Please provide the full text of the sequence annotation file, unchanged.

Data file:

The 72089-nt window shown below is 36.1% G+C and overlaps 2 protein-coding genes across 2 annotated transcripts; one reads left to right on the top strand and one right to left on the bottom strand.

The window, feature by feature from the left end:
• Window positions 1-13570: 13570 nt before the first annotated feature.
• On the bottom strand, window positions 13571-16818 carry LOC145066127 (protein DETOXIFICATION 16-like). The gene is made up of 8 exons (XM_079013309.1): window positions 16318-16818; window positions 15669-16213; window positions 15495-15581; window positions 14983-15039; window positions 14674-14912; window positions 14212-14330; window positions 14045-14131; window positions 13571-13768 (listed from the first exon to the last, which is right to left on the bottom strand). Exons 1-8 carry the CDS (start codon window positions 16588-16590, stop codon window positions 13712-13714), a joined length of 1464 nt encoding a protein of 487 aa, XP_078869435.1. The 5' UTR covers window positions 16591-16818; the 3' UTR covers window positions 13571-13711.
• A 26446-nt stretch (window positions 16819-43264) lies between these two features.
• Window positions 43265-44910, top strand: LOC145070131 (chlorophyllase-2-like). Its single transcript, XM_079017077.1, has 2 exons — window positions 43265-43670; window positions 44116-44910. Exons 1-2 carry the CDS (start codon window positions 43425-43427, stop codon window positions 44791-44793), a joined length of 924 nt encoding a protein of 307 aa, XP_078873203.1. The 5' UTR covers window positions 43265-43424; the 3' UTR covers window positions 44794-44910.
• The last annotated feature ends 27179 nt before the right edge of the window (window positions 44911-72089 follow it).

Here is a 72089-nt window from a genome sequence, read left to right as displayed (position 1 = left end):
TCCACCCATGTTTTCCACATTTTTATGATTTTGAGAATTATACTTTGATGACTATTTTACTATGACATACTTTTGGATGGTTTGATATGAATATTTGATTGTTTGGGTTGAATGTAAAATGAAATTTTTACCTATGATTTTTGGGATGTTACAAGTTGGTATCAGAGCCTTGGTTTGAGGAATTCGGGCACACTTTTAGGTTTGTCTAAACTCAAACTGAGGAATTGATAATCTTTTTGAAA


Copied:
The 72089-nt window shown below is 36.1% G+C and overlaps 2 protein-coding genes across 2 annotated transcripts; one reads left to right on the top strand and one right to left on the bottom strand.

The window, feature by feature from the left end:
• Window positions 1-13570: 13570 nt before the first annotated feature.
• On the bottom strand, window positions 13571-16818 carry LOC145066127 (protein DETOXIFICATION 16-like). The gene is made up of 8 exons (XM_079013309.1): window positions 16318-16818; window positions 15669-16213; window positions 15495-15581; window positions 14983-15039; window positions 14674-14912; window positions 14212-14330; window positions 14045-14131; window positions 13571-13768 (listed from the first exon to the last, which is right to left on the bottom strand). Exons 1-8 carry the CDS (start codon window positions 16588-16590, stop codon window positions 13712-13714), a joined length of 1464 nt encoding a protein of 487 aa, XP_078869435.1. The 5' UTR covers window positions 16591-16818; the 3' UTR covers window positions 13571-13711.
• A 26446-nt stretch (window positions 16819-43264) lies between these two features.
• Window positions 43265-44910, top strand: LOC145070131 (chlorophyllase-2-like). Its single transcript, XM_079017077.1, has 2 exons — window positions 43265-43670; window positions 44116-44910. Exons 1-2 carry the CDS (start codon window positions 43425-43427, stop codon window positions 44791-44793), a joined length of 924 nt encoding a protein of 307 aa, XP_078873203.1. The 5' UTR covers window positions 43265-43424; the 3' UTR covers window positions 44794-44910.
• The last annotated feature ends 27179 nt before the right edge of the window (window positions 44911-72089 follow it).

Here is a 72089-nt window from a genome sequence, read left to right as displayed (position 1 = left end):
TCCACCCATGTTTTCCACATTTTTATGATTTTGAGAATTATACTTTGATGACTATTTTACTATGACATACTTTTGGATGGTTTGATATGAATATTTGATTGTTTGGGTTGAATGTAAAATGAAATTTTTACCTATGATTTTTGGGATGTTACAAGTTGGTATCAGAGCCTTGGTTTGAGGAATTCGGGCACACTTTTAGGTTTGTCTAAACTCAAACTGAGGAATTGATAATCTTTTTGAAA